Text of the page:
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I recently conducted my first study looking at parental education as a determinant of risk. I conducted a survey which measured risk in several contexts and also recorded information about the individuals such as gender, height and all the other usual suspects. Little work has been done on the effect of ethnicity on risk and also country of origin/residence on risk (an interesting secondary research question). The issue is that parents nationality are very highly correlated with their children (as one would expect) to the extent that Minitab has discarded various determinants for being highly correlated. Due to the nature of the sample (students in the UK) correlation is something that it unavoidable.

I don't wish to discard variables just because they are highly correlated, although I have seen a few suggestions to do so. Is there a way to overcome this issue? Otherwise how else would one look at the marginal effect of country of birth/parents nationality on their risk preferences? Am I overlooking something simple?

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    $\begingroup$ This is a very ad hoc method but one I've used before: If you have two collinear variables, regress one on the other and take the residuals from that model and using them as a predictor in the original model. This would be loosely interpreted as "the part of the second predictor not subsumed by the first predictor". $\endgroup$ – Macro Apr 2 '12 at 18:52
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This is a great question, here's my intuition:

The sort of problem you're talking about has to do with identification: when we conduct causal analysis, we'd like to be able to make claims about the effects of several different variables. However, in cases of high dependence amongst the variables (like this), our ability to make separate claims about the variables is heavily restricted.

I'll try to give an example using your data. (I may have the wrong idea, here, though – please correct me if I misstate your case):

Parents' ethnicity and children's ethnicity are very closely bound in your sample – another way of saying this is that you have very few (if any) observations where these are different. This means that (statistically speaking) you'll be unable to differentiate the causal impact of parents vs. children's ethnicity.

The sort of data you'd need to make claims like this, would be observations where these variables are different from one another (perhaps by looking at multi-racial couples, or adopted children). In the absence of this data, you'll be unable to differentiate these impacts.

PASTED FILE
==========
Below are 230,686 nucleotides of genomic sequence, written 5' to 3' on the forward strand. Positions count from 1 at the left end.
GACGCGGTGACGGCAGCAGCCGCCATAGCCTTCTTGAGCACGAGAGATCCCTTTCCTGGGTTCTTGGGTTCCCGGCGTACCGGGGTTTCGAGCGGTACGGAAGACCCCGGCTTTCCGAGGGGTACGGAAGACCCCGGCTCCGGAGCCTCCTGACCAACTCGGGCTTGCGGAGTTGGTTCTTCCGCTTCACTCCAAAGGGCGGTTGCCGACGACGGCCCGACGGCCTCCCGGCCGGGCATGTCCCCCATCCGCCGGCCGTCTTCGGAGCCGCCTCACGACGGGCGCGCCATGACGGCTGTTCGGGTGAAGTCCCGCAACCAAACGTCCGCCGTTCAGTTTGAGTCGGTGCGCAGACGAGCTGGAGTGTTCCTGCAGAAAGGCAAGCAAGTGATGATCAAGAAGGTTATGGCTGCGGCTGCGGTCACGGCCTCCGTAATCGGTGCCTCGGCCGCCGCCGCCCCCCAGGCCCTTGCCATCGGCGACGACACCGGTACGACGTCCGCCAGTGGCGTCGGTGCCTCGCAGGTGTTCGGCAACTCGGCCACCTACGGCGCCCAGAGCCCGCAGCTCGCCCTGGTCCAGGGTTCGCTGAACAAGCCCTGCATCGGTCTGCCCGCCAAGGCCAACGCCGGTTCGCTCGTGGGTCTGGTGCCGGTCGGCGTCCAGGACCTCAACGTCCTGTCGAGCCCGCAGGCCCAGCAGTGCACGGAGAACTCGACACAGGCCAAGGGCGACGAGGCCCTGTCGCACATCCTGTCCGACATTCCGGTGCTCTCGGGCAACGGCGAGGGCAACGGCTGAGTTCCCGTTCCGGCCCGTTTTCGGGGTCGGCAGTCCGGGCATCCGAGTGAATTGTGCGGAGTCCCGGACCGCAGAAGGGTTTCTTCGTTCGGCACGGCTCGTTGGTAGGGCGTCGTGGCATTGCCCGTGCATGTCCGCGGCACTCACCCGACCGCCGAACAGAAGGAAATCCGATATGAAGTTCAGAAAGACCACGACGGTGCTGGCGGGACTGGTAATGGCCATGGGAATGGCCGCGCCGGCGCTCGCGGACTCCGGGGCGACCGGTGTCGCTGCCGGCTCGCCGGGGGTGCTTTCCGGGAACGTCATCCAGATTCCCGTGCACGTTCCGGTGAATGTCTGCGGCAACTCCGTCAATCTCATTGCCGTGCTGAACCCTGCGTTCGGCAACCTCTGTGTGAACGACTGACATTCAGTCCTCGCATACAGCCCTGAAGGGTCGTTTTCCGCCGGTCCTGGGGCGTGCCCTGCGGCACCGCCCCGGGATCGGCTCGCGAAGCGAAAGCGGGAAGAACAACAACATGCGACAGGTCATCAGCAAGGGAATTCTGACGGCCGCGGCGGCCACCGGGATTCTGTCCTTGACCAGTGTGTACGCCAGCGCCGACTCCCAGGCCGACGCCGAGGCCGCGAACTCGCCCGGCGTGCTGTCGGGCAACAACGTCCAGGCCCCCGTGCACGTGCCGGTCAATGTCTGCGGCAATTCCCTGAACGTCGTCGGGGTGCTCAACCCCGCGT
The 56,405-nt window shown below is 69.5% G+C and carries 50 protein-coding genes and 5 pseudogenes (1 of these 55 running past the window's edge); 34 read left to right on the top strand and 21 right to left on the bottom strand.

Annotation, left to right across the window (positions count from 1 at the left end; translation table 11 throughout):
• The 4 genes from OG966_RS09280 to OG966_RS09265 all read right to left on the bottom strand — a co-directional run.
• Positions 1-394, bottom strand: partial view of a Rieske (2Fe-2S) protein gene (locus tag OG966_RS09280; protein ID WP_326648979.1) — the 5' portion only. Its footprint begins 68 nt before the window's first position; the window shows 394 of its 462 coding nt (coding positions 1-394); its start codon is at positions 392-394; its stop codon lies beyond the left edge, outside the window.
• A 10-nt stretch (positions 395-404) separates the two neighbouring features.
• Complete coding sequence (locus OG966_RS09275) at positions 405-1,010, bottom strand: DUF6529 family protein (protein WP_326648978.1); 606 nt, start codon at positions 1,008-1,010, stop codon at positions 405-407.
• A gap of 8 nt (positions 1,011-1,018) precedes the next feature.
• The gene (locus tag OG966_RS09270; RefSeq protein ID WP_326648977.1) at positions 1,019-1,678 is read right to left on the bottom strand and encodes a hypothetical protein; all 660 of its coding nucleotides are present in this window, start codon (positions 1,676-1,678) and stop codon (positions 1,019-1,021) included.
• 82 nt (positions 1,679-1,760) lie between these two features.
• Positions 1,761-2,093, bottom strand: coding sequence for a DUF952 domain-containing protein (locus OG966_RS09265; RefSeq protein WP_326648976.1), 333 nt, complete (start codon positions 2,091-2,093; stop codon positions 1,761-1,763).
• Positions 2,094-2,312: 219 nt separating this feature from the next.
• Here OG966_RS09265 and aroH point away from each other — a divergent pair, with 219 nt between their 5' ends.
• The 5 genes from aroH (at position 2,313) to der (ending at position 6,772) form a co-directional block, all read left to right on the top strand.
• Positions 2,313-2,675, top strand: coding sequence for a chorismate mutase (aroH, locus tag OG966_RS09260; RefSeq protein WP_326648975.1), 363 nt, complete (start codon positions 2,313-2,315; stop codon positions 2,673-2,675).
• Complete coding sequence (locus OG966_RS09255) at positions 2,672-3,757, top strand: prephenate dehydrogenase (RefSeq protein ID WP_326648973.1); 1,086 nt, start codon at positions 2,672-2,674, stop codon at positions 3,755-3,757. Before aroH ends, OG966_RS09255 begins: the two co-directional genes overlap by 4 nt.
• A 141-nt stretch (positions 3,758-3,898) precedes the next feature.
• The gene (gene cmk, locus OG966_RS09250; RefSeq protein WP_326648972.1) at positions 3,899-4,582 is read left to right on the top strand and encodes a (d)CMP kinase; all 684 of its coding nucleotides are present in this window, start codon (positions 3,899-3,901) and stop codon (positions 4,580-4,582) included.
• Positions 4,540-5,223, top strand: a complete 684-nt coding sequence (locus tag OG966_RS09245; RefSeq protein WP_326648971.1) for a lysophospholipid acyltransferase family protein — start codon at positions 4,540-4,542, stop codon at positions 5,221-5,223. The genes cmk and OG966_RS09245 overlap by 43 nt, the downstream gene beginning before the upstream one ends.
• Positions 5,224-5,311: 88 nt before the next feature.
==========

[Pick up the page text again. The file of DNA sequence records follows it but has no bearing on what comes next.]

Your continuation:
In a sense, this is disheartening news (since we'd like to be able to estimate separate effects), but in another way, this result is entirely sensible. If we think of ethnicity being generally a stable trait at the family level, then it may make sense to think of ethnicity as sort of a bundle of effects – knowing a child's ethnicity may tell you something meaningful as well about their parents' ethnicity, so in a sense, it'd be unusual to report on a heavy distinction between these constructs.

In summary, you're not doing anything wrong (at least in my mind)… The sort of problem you've identified has to do with a property of the data that's tricky to get around, rather than a problem with the way the analysis is being conducted.

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  • $\begingroup$ PS: The usual prescription in cases like this would be to drop one of the highly correlated variables (which your statistical program may automatically do). The choice about which to drop won't really matter... and matters less the more correlated the variables are. $\endgroup$ – Mark T Patterson Apr 2 '12 at 18:41
  • $\begingroup$ Thank you Mark for the rapid and in depth response. I cant explain the relief after countless hours without any further insight until now. $\endgroup$ – George Apr 2 '12 at 19:12
  • $\begingroup$ @George- No worries-- We've all got parts of this whole enterprise that give is the howling fantods.. happy to help! $\endgroup$ – Mark T Patterson Apr 2 '12 at 19:44

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